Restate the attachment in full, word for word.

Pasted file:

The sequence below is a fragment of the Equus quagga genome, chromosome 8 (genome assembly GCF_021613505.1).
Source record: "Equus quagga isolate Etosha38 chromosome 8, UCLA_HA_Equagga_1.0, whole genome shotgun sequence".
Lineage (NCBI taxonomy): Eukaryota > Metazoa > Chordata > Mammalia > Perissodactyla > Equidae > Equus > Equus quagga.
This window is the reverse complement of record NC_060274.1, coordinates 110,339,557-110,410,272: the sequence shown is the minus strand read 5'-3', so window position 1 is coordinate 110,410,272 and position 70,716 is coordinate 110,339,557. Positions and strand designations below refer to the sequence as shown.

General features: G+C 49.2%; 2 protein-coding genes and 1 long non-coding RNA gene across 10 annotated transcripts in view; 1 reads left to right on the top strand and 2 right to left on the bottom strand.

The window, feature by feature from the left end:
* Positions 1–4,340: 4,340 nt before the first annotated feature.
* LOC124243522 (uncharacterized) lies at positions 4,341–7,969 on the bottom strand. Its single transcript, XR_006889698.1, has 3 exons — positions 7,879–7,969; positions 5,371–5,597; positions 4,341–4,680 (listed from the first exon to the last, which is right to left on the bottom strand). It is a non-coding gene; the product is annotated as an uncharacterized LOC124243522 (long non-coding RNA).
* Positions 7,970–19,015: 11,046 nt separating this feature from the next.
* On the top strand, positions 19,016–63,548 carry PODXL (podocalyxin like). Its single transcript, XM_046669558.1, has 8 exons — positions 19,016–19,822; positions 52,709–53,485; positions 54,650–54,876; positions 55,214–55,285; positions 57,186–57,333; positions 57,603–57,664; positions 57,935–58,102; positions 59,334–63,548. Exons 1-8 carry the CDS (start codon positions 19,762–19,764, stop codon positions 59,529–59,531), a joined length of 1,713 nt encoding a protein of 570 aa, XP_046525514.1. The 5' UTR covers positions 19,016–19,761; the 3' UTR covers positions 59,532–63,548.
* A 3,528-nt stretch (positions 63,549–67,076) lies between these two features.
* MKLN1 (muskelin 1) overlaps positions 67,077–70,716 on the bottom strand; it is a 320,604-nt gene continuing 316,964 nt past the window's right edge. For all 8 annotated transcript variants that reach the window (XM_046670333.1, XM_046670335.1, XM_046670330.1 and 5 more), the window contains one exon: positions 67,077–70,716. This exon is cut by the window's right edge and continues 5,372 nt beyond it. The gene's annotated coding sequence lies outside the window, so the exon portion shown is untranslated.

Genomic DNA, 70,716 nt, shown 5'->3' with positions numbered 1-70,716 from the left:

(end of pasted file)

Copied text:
The sequence below is a fragment of the Equus quagga genome, chromosome 8 (genome assembly GCF_021613505.1).
Source record: "Equus quagga isolate Etosha38 chromosome 8, UCLA_HA_Equagga_1.0, whole genome shotgun sequence".
Lineage (NCBI taxonomy): Eukaryota > Metazoa > Chordata > Mammalia > Perissodactyla > Equidae > Equus > Equus quagga.
This window is the reverse complement of record NC_060274.1, coordinates 110,339,557-110,410,272: the sequence shown is the minus strand read 5'-3', so window position 1 is coordinate 110,410,272 and position 70,716 is coordinate 110,339,557. Positions and strand designations below refer to the sequence as shown.

General features: G+C 49.2%; 2 protein-coding genes and 1 long non-coding RNA gene across 10 annotated transcripts in view; 1 reads left to right on the top strand and 2 right to left on the bottom strand.

The window, feature by feature from the left end:
* Positions 1–4,340: 4,340 nt before the first annotated feature.
* LOC124243522 (uncharacterized) lies at positions 4,341–7,969 on the bottom strand. Its single transcript, XR_006889698.1, has 3 exons — positions 7,879–7,969; positions 5,371–5,597; positions 4,341–4,680 (listed from the first exon to the last, which is right to left on the bottom strand). It is a non-coding gene; the product is annotated as an uncharacterized LOC124243522 (long non-coding RNA).
* Positions 7,970–19,015: 11,046 nt separating this feature from the next.
* On the top strand, positions 19,016–63,548 carry PODXL (podocalyxin like). Its single transcript, XM_046669558.1, has 8 exons — positions 19,016–19,822; positions 52,709–53,485; positions 54,650–54,876; positions 55,214–55,285; positions 57,186–57,333; positions 57,603–57,664; positions 57,935–58,102; positions 59,334–63,548. Exons 1-8 carry the CDS (start codon positions 19,762–19,764, stop codon positions 59,529–59,531), a joined length of 1,713 nt encoding a protein of 570 aa, XP_046525514.1. The 5' UTR covers positions 19,016–19,761; the 3' UTR covers positions 59,532–63,548.
* A 3,528-nt stretch (positions 63,549–67,076) lies between these two features.
* MKLN1 (muskelin 1) overlaps positions 67,077–70,716 on the bottom strand; it is a 320,604-nt gene continuing 316,964 nt past the window's right edge. For all 8 annotated transcript variants that reach the window (XM_046670333.1, XM_046670335.1, XM_046670330.1 and 5 more), the window contains one exon: positions 67,077–70,716. This exon is cut by the window's right edge and continues 5,372 nt beyond it. The gene's annotated coding sequence lies outside the window, so the exon portion shown is untranslated.

Genomic DNA, 70,716 nt, shown 5'->3' with positions numbered 1-70,716 from the left: